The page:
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By Karen M. Fontana

William McDougald et al. v. St. Francis North Hospital Inc. No. 48,955 (La. App. 2nd Cir. April 9, 2014) 137 So.3d 1233 writ denied 2014-0815 (La. 6/3/14), 140 So.3d 1191.

In this medical malpractice wrongful death action, the plaintiffs contended that the defendant physician breached the standard of care in temporarily

By Karen M. Fontana

The effect of a physician’s decision to deviate from the pharmaceutical company’s dosage instructions contained in a drug’s FDA approved package insert has been a recurring issue in medical malpractice litigation with many claimants contending that any deviation from the manufacturer’s instructions constitutes malpractice. In a recent case the Louisiana Fourth

By Jason R. Cashio

The Louisiana Supreme Court has, once again, affirmed the constitutionality of the statutory cap for damages in Medical Malpractice cases.  On March 13, 2012, the Court reiterated its prior holding that the cap is constitutional and applicable to all qualified healthcare providers under the Medical Malpractice Act, including nurse practitioners.  The

By Linda G. Rodrigue

Act 337 of the Regular Session of the 2011 Louisiana Legislature enacted an amendment to Louisiana R.S. 37:1285(A) to add new subsection (A)(32), which provides an additional ground for physicians to be disciplined by the Louisiana State Board of Medical Examiners (the “LSBME”). The new ground relates to a physician holding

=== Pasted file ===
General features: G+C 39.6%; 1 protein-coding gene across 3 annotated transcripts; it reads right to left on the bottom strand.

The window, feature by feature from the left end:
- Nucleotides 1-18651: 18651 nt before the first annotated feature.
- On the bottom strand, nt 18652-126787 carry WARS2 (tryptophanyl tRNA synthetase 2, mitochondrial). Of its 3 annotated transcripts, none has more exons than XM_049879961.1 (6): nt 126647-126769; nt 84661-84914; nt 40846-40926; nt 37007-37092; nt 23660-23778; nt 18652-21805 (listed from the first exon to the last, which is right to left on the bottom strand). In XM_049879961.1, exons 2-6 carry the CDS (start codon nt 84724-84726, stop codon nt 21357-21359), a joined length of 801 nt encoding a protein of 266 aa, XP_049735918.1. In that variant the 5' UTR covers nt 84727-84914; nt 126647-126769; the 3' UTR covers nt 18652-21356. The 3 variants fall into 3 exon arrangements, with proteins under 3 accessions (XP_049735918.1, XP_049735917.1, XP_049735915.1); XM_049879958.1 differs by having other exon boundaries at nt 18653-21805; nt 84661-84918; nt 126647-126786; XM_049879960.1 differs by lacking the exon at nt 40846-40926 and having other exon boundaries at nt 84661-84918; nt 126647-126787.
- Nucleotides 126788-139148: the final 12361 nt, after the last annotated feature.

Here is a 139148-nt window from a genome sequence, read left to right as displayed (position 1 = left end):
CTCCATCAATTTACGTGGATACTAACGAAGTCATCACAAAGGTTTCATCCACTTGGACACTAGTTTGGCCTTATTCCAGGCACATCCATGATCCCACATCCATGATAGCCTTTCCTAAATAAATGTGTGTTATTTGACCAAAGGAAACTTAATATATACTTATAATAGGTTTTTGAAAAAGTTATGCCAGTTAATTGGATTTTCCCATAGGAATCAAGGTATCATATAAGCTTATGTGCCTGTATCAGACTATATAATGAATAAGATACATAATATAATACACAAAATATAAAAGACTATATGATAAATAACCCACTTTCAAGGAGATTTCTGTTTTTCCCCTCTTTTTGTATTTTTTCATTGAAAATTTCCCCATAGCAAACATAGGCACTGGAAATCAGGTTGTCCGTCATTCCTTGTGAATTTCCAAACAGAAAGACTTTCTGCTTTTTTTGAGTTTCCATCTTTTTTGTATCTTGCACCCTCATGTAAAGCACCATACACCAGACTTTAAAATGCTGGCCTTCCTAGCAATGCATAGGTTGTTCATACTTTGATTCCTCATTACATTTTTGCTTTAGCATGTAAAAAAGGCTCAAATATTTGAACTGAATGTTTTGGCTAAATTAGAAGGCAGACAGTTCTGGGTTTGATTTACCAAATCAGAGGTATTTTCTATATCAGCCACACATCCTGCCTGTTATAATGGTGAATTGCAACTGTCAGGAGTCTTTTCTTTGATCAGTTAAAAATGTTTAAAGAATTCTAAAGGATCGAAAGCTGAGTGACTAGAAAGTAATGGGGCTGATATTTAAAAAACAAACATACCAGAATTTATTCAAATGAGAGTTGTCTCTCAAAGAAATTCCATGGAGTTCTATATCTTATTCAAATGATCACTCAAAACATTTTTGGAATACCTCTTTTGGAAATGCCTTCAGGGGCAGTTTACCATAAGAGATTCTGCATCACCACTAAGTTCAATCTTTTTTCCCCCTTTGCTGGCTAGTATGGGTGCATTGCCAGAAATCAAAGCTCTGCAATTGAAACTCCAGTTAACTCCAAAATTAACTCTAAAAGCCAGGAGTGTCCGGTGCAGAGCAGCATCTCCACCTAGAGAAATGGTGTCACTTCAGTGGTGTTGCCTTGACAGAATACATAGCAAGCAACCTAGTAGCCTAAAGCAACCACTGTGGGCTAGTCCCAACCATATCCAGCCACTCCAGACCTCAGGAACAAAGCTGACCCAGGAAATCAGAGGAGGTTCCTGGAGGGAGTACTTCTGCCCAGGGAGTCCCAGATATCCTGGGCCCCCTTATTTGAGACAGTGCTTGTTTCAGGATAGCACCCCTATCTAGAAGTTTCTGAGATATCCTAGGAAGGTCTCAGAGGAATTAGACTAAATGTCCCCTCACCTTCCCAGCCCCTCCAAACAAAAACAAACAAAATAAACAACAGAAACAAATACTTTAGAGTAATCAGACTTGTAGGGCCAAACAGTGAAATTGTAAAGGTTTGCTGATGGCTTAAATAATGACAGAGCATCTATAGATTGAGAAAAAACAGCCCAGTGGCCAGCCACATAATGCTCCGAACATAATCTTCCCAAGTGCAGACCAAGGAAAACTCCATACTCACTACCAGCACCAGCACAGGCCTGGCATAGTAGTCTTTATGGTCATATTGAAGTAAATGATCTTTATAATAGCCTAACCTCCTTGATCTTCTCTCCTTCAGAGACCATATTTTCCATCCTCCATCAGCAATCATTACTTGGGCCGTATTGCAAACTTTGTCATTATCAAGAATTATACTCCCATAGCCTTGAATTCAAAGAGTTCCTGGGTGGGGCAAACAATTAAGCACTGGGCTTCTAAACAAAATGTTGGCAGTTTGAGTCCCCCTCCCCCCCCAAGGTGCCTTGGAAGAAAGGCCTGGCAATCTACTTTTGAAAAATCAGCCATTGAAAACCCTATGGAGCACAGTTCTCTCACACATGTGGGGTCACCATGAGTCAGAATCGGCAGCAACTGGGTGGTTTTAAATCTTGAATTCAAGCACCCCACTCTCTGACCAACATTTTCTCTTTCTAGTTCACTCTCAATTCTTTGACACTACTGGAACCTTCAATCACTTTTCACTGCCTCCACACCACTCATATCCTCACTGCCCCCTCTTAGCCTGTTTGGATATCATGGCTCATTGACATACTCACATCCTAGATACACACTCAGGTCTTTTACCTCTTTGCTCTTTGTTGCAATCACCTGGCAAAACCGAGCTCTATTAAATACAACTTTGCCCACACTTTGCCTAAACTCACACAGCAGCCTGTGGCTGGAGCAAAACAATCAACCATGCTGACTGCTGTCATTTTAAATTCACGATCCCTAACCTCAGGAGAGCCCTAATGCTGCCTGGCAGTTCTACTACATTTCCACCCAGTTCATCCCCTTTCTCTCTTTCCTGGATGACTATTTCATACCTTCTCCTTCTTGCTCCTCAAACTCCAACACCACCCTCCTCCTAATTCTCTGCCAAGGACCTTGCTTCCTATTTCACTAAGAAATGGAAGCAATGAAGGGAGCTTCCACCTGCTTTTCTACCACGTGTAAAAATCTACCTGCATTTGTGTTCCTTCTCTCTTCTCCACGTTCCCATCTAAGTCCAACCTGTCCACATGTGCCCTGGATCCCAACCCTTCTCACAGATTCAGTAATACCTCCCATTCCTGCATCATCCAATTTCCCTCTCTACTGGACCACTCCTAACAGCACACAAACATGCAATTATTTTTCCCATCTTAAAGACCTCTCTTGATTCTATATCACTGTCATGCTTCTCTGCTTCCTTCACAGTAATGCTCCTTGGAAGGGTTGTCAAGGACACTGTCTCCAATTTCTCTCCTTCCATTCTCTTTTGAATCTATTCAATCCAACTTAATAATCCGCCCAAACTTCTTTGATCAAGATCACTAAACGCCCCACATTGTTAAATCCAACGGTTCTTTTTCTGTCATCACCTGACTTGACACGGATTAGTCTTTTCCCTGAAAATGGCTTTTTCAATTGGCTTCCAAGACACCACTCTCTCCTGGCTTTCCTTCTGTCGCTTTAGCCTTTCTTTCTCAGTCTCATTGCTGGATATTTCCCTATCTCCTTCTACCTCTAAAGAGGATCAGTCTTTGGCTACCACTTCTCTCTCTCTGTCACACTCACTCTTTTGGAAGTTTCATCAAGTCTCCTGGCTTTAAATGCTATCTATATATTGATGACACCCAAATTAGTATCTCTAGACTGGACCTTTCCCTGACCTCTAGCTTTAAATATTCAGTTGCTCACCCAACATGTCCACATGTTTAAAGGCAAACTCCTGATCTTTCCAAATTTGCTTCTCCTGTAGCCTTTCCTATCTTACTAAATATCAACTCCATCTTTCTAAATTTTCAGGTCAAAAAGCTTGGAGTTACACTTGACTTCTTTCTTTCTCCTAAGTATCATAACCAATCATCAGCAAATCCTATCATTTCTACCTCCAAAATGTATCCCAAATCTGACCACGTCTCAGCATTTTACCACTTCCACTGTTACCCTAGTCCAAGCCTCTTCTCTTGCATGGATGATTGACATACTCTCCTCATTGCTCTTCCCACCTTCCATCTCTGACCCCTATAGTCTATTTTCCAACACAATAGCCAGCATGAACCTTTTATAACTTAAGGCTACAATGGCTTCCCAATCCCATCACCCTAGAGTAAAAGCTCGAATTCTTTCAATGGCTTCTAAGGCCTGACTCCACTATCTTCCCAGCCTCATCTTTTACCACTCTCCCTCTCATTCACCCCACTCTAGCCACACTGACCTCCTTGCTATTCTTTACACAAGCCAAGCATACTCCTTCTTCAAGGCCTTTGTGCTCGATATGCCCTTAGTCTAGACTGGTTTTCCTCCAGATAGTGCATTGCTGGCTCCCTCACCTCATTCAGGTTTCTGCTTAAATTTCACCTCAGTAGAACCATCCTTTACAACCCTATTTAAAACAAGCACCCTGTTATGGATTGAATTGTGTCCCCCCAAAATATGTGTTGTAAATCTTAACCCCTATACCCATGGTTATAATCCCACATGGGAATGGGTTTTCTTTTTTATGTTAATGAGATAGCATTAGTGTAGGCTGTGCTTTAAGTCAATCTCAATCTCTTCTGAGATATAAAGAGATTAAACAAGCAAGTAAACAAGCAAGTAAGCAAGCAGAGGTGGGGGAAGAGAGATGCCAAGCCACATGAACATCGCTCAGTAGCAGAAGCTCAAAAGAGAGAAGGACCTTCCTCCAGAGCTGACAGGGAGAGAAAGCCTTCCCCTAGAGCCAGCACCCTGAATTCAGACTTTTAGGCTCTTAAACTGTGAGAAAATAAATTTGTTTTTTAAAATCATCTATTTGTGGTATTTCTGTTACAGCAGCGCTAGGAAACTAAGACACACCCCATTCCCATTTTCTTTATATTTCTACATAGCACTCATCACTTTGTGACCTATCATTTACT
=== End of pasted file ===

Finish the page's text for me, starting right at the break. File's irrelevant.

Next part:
By Deborah J. Juneau

In Oliver v. Magnolia Clinic, 2010-2785 (La. 3/25/11), 57 So. 3d 308, the Louisiana Supreme Court vacated a Third Circuit ruling that nurse practitioners were not covered by the Louisiana Medical Malpractice Act and did not benefit from the cap on damages. The Supreme Court remanded the case to the Third Circuit for an en banc consideration in order to obtain a majority opinion on the issues presented.

Upon original hearing, two judges of a five judge panel of the Third Circuit ruled the Medical Malpractice Act’s inclusion of nurse practitioners within its ambit violated the equal protection guarantees of the Louisiana Constitution and La. R. S. 40:1299.41(A)(1) and was, therefore, unconstitutional. Two judges on the panel ruled that the inclusion of nurse practitioners as health care providers entitled to the protection of the Medical Malpractice Act did not go into effect until the amendment of the statute in 2009. Because the alleged malpractice of the nurse practitioner occurred in 2000-2001, the statute did not cover the defendant nurse practitioner, and she was not entitled to a cap on the damages awarded at trial.
 


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By Jennifer J. Thomas